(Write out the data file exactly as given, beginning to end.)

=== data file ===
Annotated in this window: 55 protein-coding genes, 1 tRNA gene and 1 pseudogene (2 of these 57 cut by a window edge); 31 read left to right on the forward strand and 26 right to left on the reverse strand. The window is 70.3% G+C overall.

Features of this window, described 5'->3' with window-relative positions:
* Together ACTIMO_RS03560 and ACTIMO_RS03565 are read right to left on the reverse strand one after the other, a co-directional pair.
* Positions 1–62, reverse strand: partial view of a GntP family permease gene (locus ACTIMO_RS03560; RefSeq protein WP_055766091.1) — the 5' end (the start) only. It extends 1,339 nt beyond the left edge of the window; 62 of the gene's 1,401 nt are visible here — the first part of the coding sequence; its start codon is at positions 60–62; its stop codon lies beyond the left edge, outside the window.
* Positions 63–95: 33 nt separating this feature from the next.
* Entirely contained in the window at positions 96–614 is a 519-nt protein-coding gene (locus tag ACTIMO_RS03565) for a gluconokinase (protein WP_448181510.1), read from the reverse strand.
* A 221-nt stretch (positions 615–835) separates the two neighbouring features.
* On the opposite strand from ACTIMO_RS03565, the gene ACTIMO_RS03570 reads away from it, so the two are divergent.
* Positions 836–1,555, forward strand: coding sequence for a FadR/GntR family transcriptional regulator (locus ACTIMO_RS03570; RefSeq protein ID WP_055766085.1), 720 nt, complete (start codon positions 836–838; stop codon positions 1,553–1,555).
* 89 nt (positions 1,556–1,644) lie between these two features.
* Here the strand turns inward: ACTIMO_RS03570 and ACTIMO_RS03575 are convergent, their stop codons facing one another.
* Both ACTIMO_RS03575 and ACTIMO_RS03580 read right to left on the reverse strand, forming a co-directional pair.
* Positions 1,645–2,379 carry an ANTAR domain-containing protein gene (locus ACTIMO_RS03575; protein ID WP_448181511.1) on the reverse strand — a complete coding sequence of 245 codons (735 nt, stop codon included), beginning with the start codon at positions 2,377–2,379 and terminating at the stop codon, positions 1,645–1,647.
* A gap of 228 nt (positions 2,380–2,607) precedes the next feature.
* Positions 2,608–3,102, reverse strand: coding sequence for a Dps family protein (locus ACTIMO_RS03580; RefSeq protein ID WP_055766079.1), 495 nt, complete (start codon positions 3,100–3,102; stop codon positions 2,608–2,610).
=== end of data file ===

Annotated in this window: 55 protein-coding genes, 1 tRNA gene and 1 pseudogene (2 of these 57 cut by a window edge); 31 read left to right on the forward strand and 26 right to left on the reverse strand. The window is 70.3% G+C overall.

Features of this window, described 5'->3' with window-relative positions:
* Together ACTIMO_RS03560 and ACTIMO_RS03565 are read right to left on the reverse strand one after the other, a co-directional pair.
* Positions 1–62, reverse strand: partial view of a GntP family permease gene (locus ACTIMO_RS03560; RefSeq protein WP_055766091.1) — the 5' end (the start) only. It extends 1,339 nt beyond the left edge of the window; 62 of the gene's 1,401 nt are visible here — the first part of the coding sequence; its start codon is at positions 60–62; its stop codon lies beyond the left edge, outside the window.
* Positions 63–95: 33 nt separating this feature from the next.
* Entirely contained in the window at positions 96–614 is a 519-nt protein-coding gene (locus tag ACTIMO_RS03565) for a gluconokinase (protein WP_448181510.1), read from the reverse strand.
* A 221-nt stretch (positions 615–835) separates the two neighbouring features.
* On the opposite strand from ACTIMO_RS03565, the gene ACTIMO_RS03570 reads away from it, so the two are divergent.
* Positions 836–1,555, forward strand: coding sequence for a FadR/GntR family transcriptional regulator (locus ACTIMO_RS03570; RefSeq protein ID WP_055766085.1), 720 nt, complete (start codon positions 836–838; stop codon positions 1,553–1,555).
* 89 nt (positions 1,556–1,644) lie between these two features.
* Here the strand turns inward: ACTIMO_RS03570 and ACTIMO_RS03575 are convergent, their stop codons facing one another.
* Both ACTIMO_RS03575 and ACTIMO_RS03580 read right to left on the reverse strand, forming a co-directional pair.
* Positions 1,645–2,379 carry an ANTAR domain-containing protein gene (locus ACTIMO_RS03575; protein ID WP_448181511.1) on the reverse strand — a complete coding sequence of 245 codons (735 nt, stop codon included), beginning with the start codon at positions 2,377–2,379 and terminating at the stop codon, positions 1,645–1,647.
* A gap of 228 nt (positions 2,380–2,607) precedes the next feature.
* Positions 2,608–3,102, reverse strand: coding sequence for a Dps family protein (locus ACTIMO_RS03580; RefSeq protein ID WP_055766079.1), 495 nt, complete (start codon positions 3,100–3,102; stop codon positions 2,608–2,610).